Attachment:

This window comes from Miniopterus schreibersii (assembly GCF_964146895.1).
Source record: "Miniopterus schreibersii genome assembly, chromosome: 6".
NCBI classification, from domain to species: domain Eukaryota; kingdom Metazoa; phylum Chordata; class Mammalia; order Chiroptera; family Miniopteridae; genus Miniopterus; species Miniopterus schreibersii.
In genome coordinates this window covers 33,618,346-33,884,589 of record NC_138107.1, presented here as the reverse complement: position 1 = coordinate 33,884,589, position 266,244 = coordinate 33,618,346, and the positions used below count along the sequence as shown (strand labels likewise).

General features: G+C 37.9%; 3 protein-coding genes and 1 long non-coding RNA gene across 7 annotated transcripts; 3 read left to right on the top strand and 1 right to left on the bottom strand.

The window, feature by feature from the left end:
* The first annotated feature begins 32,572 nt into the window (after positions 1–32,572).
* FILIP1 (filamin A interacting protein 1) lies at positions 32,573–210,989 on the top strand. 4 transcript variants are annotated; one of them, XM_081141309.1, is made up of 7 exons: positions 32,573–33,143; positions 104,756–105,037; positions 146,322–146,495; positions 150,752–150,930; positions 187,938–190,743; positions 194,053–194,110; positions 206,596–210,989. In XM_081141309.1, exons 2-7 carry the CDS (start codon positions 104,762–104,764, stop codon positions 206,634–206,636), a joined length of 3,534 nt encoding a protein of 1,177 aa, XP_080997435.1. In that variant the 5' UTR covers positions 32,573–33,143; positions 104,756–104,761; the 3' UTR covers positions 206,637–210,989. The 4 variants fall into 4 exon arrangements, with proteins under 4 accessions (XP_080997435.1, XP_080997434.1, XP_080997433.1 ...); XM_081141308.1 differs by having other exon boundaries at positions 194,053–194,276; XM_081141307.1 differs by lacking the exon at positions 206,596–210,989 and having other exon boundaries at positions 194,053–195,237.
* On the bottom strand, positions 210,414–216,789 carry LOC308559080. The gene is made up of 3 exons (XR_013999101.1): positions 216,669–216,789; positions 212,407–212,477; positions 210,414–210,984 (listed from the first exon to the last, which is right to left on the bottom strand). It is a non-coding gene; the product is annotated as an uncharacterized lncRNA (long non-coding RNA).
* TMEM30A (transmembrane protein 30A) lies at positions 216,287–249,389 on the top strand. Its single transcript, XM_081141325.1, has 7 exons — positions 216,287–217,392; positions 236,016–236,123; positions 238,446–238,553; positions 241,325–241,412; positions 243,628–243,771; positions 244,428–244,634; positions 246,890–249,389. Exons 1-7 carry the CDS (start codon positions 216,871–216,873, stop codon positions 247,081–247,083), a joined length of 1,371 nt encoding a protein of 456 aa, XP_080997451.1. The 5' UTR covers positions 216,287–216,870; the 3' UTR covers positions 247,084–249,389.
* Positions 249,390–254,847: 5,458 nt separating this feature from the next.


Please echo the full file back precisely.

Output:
This window comes from Miniopterus schreibersii (assembly GCF_964146895.1).
Source record: "Miniopterus schreibersii genome assembly, chromosome: 6".
NCBI classification, from domain to species: domain Eukaryota; kingdom Metazoa; phylum Chordata; class Mammalia; order Chiroptera; family Miniopteridae; genus Miniopterus; species Miniopterus schreibersii.
In genome coordinates this window covers 33,618,346-33,884,589 of record NC_138107.1, presented here as the reverse complement: position 1 = coordinate 33,884,589, position 266,244 = coordinate 33,618,346, and the positions used below count along the sequence as shown (strand labels likewise).

General features: G+C 37.9%; 3 protein-coding genes and 1 long non-coding RNA gene across 7 annotated transcripts; 3 read left to right on the top strand and 1 right to left on the bottom strand.

The window, feature by feature from the left end:
* The first annotated feature begins 32,572 nt into the window (after positions 1–32,572).
* FILIP1 (filamin A interacting protein 1) lies at positions 32,573–210,989 on the top strand. 4 transcript variants are annotated; one of them, XM_081141309.1, is made up of 7 exons: positions 32,573–33,143; positions 104,756–105,037; positions 146,322–146,495; positions 150,752–150,930; positions 187,938–190,743; positions 194,053–194,110; positions 206,596–210,989. In XM_081141309.1, exons 2-7 carry the CDS (start codon positions 104,762–104,764, stop codon positions 206,634–206,636), a joined length of 3,534 nt encoding a protein of 1,177 aa, XP_080997435.1. In that variant the 5' UTR covers positions 32,573–33,143; positions 104,756–104,761; the 3' UTR covers positions 206,637–210,989. The 4 variants fall into 4 exon arrangements, with proteins under 4 accessions (XP_080997435.1, XP_080997434.1, XP_080997433.1 ...); XM_081141308.1 differs by having other exon boundaries at positions 194,053–194,276; XM_081141307.1 differs by lacking the exon at positions 206,596–210,989 and having other exon boundaries at positions 194,053–195,237.
* On the bottom strand, positions 210,414–216,789 carry LOC308559080. The gene is made up of 3 exons (XR_013999101.1): positions 216,669–216,789; positions 212,407–212,477; positions 210,414–210,984 (listed from the first exon to the last, which is right to left on the bottom strand). It is a non-coding gene; the product is annotated as an uncharacterized lncRNA (long non-coding RNA).
* TMEM30A (transmembrane protein 30A) lies at positions 216,287–249,389 on the top strand. Its single transcript, XM_081141325.1, has 7 exons — positions 216,287–217,392; positions 236,016–236,123; positions 238,446–238,553; positions 241,325–241,412; positions 243,628–243,771; positions 244,428–244,634; positions 246,890–249,389. Exons 1-7 carry the CDS (start codon positions 216,871–216,873, stop codon positions 247,081–247,083), a joined length of 1,371 nt encoding a protein of 456 aa, XP_080997451.1. The 5' UTR covers positions 216,287–216,870; the 3' UTR covers positions 247,084–249,389.
* Positions 249,390–254,847: 5,458 nt separating this feature from the next.